Cycling is an accessible sport that helps hone your cardiovascular fitness and enhances your health, but is not without drawbacks. Low-impact and beginner-friendly, cycling is accessible to most people. However, you have to incur the cost of equipment, hope for sunny days and watch for dangers on the road. Cycling can be a super part of your fitness routine, but it shouldn't be the only exercise you do.
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Bicycling is an activity most people learn as children. Even if you haven't ridden in years, your muscle memory enables you to jump back on and get into the swing of cycling pretty easily. Most newcomers to bicycling can pick it up readily, even if it takes some coaching from more experienced riders. One negative aspect of bicycling is the potential cost of the sport. You can acquire a used bicycle for relatively little cash, but if you want higher-end models, be prepared to shell out a grand or more. Helmets, speedometers and gear such as padded shorts and water packs can also increase the cost. Stick to the bare minimum -- a bicycle and helmet -- if you want to keep the cost down. Bicycling is also weather dependent. Cold weather, rain, ice and snow will keep you indoors. Climates with warm weather and a preponderance of sunny days are best suited for outdoor riding. If the weather is foul, you can always hook your bike up to an indoor trainer or ride a stationary bike, but these compromises aren't quite like the experience you get from riding outdoors.
You can take an easy ride with everyone in the family -- from grandma to your 5-year-old -- or a heart-pumping ride with competitive friends. People with joint pain or who are overweight may feel more comfortable cycling than when doing other cardio activity, such as jogging or basketball, since it puts less stress on the back, hips, knees and ankles. The comfort of cycling is a potential con, especially if you give in to the temptation to cruise or coast your way through your ride. To improve your fitness levels, however, seek out hills and hit powerful speeds on the flats.
The Centers for Disease Control and Prevention recommends you fit in a minimum of 150 minutes of moderate-intensity cardio or 75 minutes of vigorous-intensity cardio every week to promote good health. Cycling on a flat road counts as moderate-intensity cardio, while hitting hills or going faster than 10 mph counts as vigorous-intensity activity. Cycling at a speedy rate can also sizzle significant calories to help you maintain your weight. In a half hour, a 155-pound person going 12 to 13 mph burns about 298 calories. Although cycling offers benefits to your heart and your waistline, it doesn't count as a weight-bearing exercise that improves bone density, notes the American Academy of Orthopaedic Surgeons. Instead, you need weight-bearing activity that has you resist gravity to put stress on your bones, which then helps them grow back stronger, to reduce your risk of developing osteoporosis or other related bone diseases. Include resistance training along with your cycling or cross train with running or hiking to provide your body with variety and the weight-bearing activity it needs.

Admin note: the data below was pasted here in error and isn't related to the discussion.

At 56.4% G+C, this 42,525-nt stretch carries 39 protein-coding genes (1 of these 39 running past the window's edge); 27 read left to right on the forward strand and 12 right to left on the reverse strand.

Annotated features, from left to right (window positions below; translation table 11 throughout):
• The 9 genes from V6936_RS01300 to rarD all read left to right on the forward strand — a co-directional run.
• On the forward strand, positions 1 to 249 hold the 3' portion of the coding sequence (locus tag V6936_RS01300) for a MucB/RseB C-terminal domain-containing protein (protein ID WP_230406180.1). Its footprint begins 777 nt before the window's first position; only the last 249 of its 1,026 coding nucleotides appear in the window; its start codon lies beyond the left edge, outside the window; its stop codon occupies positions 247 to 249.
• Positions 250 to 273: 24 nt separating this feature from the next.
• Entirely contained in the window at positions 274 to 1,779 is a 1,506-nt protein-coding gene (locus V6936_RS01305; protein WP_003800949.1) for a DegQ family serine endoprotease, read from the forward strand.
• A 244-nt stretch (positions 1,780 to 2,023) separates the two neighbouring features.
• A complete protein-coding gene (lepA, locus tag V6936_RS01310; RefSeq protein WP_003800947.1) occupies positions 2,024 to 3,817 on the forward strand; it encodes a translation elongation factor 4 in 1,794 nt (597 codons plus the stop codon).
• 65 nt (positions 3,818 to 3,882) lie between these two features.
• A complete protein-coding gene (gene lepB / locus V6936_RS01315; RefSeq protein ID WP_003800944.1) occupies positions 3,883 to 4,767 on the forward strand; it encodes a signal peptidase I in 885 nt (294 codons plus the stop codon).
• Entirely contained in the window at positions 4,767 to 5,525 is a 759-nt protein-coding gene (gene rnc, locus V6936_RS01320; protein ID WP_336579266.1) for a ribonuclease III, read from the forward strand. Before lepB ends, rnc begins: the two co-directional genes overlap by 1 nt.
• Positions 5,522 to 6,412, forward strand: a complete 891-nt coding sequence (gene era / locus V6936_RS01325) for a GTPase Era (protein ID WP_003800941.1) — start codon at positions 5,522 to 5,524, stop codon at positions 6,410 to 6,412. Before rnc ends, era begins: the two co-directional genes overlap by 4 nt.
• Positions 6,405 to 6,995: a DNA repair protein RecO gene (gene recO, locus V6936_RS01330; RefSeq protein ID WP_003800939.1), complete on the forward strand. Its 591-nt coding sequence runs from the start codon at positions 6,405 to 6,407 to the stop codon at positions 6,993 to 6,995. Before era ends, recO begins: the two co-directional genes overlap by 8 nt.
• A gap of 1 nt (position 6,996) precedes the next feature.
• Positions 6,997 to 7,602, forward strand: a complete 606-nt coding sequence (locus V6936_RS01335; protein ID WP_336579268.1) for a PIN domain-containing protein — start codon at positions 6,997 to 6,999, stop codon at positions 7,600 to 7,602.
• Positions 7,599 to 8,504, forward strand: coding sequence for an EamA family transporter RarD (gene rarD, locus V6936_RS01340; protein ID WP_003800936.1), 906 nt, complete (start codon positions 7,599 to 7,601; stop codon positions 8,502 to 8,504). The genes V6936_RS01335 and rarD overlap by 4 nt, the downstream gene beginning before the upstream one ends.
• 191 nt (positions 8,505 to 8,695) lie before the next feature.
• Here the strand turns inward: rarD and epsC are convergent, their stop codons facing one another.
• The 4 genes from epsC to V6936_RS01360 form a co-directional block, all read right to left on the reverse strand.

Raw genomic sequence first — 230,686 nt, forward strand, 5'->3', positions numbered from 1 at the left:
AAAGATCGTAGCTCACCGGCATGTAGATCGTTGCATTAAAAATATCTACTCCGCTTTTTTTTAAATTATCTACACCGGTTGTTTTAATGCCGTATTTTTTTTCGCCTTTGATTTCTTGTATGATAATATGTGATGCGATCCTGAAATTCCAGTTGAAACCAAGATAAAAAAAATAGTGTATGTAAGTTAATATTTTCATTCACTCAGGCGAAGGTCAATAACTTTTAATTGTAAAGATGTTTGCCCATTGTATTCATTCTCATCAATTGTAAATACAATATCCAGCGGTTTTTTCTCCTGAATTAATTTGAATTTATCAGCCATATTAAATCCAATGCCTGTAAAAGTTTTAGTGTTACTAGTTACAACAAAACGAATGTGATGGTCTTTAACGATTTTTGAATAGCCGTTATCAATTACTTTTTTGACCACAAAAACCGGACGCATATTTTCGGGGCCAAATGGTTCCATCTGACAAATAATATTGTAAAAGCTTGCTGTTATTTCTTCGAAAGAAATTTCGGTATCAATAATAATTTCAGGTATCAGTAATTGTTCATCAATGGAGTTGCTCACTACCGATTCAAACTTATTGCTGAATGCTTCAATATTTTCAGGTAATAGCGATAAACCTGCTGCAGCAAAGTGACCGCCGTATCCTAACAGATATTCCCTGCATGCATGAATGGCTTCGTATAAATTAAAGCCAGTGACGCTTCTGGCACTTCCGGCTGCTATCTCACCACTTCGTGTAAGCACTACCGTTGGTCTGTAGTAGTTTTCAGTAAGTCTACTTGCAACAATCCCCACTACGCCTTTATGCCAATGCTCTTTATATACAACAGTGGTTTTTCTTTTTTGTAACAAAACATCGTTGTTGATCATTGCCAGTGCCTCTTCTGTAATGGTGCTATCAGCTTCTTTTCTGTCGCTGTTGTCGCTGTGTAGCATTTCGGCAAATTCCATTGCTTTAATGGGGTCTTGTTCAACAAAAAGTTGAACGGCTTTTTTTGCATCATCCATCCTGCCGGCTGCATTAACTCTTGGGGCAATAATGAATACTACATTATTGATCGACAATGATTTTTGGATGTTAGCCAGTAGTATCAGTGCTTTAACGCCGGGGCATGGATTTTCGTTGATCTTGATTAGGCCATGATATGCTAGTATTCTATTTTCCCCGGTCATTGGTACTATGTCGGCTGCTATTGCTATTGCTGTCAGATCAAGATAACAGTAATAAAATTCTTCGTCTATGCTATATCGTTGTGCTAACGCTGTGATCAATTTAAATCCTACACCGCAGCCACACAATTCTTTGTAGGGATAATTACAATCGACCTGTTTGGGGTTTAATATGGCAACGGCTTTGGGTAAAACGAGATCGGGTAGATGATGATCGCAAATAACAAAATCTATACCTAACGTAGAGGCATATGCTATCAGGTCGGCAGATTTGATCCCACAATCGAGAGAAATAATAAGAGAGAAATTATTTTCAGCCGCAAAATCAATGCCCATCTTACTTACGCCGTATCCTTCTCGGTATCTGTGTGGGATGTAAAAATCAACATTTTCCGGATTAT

Safety and Health Risks
Cycling gets you outdoors, which can enhance your exercise experience explains a study in the journal "Extreme Physiology and Medicine" published in 2013. When you workout outdoors, you are more likely to feel revitalized and positive -- which could increase your adherence to exercise. But cycling outdoors does come with inherent safety concerns. You put yourself at risk of being involved in a traffic accident when cycling on the road. In September 2011, "The New York Times" noted that riders and cycling officials concede that accidents in cycling races have increased in number and severity in recent years, although official statistics are not available. Even if you are a casual cyclist, you must obey all the laws of the road and ride defensively to protect yourself from harm. A study in the journal "Environmental Health Perspectives" published in March 2011 also noted that cyclists are more likely to inhale air pollution than motorists. If you live in an area with compromised air quality, check the conditions before your ride to evaluate if going out makes sense that day.
- Cleveland Clinic: What is the Best Type of Aerobic Exercise?
- American Academy of Orthopaedic Surgeons: Weightbearing Exercise for Women and Girls
- Environmental Health Perspectives: Cycling: Health Benefits and Risks
- The New York Times: Sport Grows, and Grows More Perilous
- Centers for Disease Control and Prevention: How Much Physical Activity Do Adults Need?
- Harvard Health Publications: Calories Burned in 30 Minutes for People of Three Different Weights
- Extreme Physiology and Medicine: The Great Outdoors: How a Green Exercise Environment Can Benefit All